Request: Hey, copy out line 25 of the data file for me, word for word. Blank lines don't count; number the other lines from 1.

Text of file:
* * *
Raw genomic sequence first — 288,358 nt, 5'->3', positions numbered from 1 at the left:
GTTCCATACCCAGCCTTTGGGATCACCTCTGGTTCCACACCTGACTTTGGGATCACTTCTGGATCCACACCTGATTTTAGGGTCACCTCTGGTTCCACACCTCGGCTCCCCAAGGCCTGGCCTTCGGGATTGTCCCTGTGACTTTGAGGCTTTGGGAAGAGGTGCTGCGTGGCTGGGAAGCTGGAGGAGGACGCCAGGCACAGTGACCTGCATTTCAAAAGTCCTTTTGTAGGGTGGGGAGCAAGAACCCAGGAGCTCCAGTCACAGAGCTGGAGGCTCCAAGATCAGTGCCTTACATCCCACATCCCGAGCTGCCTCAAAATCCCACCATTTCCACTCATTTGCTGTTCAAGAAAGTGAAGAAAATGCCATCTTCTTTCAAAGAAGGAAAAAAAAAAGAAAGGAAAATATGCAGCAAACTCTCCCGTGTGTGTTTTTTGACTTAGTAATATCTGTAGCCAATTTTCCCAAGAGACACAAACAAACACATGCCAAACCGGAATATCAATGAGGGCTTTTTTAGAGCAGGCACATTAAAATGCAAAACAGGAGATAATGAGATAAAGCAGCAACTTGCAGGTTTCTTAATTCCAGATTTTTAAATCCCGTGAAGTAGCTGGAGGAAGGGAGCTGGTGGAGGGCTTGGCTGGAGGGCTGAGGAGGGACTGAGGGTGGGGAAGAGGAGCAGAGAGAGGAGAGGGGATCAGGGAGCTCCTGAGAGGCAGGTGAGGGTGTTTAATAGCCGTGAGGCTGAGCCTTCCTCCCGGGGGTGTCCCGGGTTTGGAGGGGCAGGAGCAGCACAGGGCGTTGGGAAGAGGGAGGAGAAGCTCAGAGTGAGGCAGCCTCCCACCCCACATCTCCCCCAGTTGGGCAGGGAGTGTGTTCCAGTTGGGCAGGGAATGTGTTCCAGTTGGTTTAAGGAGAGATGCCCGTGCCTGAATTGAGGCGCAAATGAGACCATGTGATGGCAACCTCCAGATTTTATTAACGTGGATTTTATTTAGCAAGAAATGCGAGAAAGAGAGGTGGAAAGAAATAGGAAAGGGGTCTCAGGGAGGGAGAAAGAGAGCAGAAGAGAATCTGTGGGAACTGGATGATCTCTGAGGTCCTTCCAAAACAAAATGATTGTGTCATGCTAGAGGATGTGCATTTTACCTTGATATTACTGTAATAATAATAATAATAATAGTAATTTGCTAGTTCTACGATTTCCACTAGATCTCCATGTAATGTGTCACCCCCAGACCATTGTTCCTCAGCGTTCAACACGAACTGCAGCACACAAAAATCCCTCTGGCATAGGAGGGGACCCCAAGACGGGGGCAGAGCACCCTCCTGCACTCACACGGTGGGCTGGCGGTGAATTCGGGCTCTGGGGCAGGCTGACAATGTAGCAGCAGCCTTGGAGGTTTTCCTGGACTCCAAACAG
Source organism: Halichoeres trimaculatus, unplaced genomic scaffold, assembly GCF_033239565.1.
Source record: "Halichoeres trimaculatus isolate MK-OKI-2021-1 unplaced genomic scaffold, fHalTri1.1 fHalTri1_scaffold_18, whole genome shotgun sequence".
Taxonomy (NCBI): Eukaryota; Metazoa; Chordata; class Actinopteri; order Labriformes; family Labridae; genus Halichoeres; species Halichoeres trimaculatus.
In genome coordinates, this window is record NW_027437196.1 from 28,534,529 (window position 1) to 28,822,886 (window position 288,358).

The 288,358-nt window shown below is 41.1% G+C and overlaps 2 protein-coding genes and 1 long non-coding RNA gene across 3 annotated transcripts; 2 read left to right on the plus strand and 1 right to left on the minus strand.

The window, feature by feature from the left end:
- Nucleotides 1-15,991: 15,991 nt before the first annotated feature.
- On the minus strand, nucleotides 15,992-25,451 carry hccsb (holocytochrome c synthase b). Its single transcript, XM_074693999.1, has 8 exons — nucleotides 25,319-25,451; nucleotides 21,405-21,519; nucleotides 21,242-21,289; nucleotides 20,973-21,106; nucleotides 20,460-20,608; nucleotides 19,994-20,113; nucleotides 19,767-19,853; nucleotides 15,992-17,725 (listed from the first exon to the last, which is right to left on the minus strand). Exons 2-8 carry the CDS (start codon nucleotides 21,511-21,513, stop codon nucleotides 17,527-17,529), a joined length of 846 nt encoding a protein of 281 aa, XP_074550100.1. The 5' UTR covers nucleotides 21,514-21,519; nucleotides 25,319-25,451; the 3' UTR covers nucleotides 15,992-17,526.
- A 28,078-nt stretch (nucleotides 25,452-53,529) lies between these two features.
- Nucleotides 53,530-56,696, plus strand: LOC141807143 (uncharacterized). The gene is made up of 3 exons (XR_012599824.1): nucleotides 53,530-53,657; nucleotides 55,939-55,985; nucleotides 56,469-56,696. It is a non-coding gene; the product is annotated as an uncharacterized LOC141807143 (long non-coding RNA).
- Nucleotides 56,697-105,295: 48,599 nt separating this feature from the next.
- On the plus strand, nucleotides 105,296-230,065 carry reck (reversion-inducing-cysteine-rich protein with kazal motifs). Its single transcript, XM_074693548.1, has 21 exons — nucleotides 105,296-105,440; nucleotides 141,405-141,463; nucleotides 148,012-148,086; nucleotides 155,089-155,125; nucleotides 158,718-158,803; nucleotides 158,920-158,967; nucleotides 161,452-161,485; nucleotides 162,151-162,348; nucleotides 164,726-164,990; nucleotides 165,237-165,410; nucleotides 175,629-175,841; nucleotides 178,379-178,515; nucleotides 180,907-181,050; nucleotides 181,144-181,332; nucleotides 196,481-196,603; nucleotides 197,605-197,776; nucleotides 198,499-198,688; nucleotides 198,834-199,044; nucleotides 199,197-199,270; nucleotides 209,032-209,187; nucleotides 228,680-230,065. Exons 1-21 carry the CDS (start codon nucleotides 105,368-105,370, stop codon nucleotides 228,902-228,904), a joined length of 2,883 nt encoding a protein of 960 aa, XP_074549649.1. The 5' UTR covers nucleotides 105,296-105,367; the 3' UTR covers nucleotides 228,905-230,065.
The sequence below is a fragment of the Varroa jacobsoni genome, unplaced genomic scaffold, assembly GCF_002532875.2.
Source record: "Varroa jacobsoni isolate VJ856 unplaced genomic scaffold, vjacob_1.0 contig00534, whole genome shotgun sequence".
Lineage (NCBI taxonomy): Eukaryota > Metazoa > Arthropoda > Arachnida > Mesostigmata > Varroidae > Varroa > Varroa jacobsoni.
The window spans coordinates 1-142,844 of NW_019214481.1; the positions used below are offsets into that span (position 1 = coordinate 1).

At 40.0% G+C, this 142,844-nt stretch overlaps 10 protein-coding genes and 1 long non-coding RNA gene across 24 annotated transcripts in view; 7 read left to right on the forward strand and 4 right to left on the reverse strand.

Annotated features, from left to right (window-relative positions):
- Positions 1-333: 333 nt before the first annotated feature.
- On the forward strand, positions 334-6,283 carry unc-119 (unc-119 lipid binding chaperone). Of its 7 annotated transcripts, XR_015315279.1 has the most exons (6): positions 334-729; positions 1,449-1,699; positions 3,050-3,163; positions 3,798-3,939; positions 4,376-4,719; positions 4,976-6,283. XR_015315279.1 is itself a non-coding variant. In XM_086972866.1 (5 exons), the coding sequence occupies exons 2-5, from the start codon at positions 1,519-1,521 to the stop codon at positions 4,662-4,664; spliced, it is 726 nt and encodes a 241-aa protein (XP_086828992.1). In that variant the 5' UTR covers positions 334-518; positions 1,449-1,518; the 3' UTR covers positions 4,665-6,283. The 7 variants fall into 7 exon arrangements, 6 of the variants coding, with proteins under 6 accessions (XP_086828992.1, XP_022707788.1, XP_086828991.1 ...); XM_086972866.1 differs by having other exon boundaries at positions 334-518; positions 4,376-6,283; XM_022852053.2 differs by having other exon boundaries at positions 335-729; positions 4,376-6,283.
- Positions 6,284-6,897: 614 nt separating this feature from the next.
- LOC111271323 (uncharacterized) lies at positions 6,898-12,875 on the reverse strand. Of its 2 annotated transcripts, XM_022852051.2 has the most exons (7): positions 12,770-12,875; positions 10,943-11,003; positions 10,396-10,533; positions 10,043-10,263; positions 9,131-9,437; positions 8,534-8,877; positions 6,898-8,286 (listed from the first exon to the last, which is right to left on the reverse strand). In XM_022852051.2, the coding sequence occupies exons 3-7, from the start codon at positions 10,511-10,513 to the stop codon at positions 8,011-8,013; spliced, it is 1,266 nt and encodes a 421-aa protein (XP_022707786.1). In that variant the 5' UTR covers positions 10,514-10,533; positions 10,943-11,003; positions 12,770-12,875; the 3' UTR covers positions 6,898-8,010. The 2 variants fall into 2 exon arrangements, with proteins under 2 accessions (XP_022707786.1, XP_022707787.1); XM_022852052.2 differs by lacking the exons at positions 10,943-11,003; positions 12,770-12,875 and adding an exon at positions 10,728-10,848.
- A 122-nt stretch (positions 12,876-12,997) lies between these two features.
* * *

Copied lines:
- A 122-nt stretch (positions 12,876-12,997) lies between these two features.